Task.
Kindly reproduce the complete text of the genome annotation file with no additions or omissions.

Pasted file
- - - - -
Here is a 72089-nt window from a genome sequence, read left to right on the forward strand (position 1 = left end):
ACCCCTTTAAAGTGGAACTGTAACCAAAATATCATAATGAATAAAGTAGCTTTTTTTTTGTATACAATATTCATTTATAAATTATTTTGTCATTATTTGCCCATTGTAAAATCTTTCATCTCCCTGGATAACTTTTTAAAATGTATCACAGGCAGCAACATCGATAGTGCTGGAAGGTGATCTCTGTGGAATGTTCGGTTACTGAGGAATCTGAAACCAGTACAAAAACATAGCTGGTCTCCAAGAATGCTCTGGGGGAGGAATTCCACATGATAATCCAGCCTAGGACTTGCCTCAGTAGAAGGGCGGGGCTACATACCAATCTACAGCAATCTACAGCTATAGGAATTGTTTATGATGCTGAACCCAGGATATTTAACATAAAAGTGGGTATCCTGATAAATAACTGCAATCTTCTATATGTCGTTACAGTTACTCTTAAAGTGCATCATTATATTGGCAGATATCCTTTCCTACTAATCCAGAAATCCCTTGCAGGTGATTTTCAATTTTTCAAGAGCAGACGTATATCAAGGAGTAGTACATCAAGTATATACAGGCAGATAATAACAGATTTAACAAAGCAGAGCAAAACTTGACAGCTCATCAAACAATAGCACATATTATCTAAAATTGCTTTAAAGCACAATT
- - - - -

Here is a 72089-nt window from a genome sequence, read left to right on the forward strand (position 1 = left end):
ACCCCTTTAAAGTGGAACTGTAACCAAAATATCATAATGAATAAAGTAGCTTTTTTTTTGTATACAATATTCATTTATAAATTATTTTGTCATTATTTGCCCATTGTAAAATCTTTCATCTCCCTGGATAACTTTTTAAAATGTATCACAGGCAGCAACATCGATAGTGCTGGAAGGTGATCTCTGTGGAATGTTCGGTTACTGAGGAATCTGAAACCAGTACAAAAACATAGCTGGTCTCCAAGAATGCTCTGGGGGAGGAATTCCACATGATAATCCAGCCTAGGACTTGCCTCAGTAGAAGGGCGGGGCTACATACCAATCTACAGCAATCTACAGCTATAGGAATTGTTTATGATGCTGAACCCAGGATATTTAACATAAAAGTGGGTATCCTGATAAATAACTGCAATCTTCTATATGTCGTTACAGTTACTCTTAAAGTGCATCATTATATTGGCAGATATCCTTTCCTACTAATCCAGAAATCCCTTGCAGGTGATTTTCAATTTTTCAAGAGCAGACGTATATCAAGGAGTAGTACATCAAGTATATACAGGCAGATAATAACAGATTTAACAAAGCAGAGCAAAACTTGACAGCTCATCAAACAATAGCACATATTATCTAAAATTGCTTTAAAGCACAATT